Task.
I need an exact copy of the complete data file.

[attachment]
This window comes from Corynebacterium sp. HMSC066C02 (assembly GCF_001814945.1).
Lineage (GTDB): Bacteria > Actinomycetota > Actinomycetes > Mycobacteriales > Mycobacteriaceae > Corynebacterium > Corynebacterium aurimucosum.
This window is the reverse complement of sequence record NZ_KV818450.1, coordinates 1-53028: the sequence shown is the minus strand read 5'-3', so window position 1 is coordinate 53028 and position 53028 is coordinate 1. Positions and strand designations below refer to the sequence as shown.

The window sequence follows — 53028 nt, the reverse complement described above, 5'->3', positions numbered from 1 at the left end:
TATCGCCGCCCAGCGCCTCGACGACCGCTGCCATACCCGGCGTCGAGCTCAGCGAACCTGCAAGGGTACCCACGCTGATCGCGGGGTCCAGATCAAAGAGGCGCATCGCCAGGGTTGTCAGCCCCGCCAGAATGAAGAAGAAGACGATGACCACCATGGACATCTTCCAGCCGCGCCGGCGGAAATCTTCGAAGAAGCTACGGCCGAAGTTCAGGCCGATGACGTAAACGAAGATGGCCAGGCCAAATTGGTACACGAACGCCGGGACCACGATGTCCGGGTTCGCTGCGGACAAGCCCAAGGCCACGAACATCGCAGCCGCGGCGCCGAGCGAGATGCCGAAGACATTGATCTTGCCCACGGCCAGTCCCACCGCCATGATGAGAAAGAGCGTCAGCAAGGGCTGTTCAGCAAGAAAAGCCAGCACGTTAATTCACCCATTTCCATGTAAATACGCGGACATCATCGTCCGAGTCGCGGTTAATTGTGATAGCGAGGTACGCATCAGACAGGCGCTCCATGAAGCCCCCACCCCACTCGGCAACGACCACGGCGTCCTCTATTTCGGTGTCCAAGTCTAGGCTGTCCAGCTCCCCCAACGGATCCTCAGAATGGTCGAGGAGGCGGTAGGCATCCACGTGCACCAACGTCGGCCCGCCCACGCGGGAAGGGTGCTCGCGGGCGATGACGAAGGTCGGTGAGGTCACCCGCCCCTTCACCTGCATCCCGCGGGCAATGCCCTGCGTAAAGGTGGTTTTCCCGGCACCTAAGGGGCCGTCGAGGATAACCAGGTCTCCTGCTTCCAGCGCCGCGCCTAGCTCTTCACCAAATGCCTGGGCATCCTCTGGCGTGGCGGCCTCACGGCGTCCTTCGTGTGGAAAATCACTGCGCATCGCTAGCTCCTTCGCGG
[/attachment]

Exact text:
This window comes from Corynebacterium sp. HMSC066C02 (assembly GCF_001814945.1).
Lineage (GTDB): Bacteria > Actinomycetota > Actinomycetes > Mycobacteriales > Mycobacteriaceae > Corynebacterium > Corynebacterium aurimucosum.
This window is the reverse complement of sequence record NZ_KV818450.1, coordinates 1-53028: the sequence shown is the minus strand read 5'-3', so window position 1 is coordinate 53028 and position 53028 is coordinate 1. Positions and strand designations below refer to the sequence as shown.

The window sequence follows — 53028 nt, the reverse complement described above, 5'->3', positions numbered from 1 at the left end:
TATCGCCGCCCAGCGCCTCGACGACCGCTGCCATACCCGGCGTCGAGCTCAGCGAACCTGCAAGGGTACCCACGCTGATCGCGGGGTCCAGATCAAAGAGGCGCATCGCCAGGGTTGTCAGCCCCGCCAGAATGAAGAAGAAGACGATGACCACCATGGACATCTTCCAGCCGCGCCGGCGGAAATCTTCGAAGAAGCTACGGCCGAAGTTCAGGCCGATGACGTAAACGAAGATGGCCAGGCCAAATTGGTACACGAACGCCGGGACCACGATGTCCGGGTTCGCTGCGGACAAGCCCAAGGCCACGAACATCGCAGCCGCGGCGCCGAGCGAGATGCCGAAGACATTGATCTTGCCCACGGCCAGTCCCACCGCCATGATGAGAAAGAGCGTCAGCAAGGGCTGTTCAGCAAGAAAAGCCAGCACGTTAATTCACCCATTTCCATGTAAATACGCGGACATCATCGTCCGAGTCGCGGTTAATTGTGATAGCGAGGTACGCATCAGACAGGCGCTCCATGAAGCCCCCACCCCACTCGGCAACGACCACGGCGTCCTCTATTTCGGTGTCCAAGTCTAGGCTGTCCAGCTCCCCCAACGGATCCTCAGAATGGTCGAGGAGGCGGTAGGCATCCACGTGCACCAACGTCGGCCCGCCCACGCGGGAAGGGTGCTCGCGGGCGATGACGAAGGTCGGTGAGGTCACCCGCCCCTTCACCTGCATCCCGCGGGCAATGCCCTGCGTAAAGGTGGTTTTCCCGGCACCTAAGGGGCCGTCGAGGATAACCAGGTCTCCTGCTTCCAGCGCCGCGCCTAGCTCTTCACCAAATGCCTGGGCATCCTCTGGCGTGGCGGCCTCACGGCGTCCTTCGTGTGGAAAATCACTGCGCATCGCTAGCTCCTTCGCGG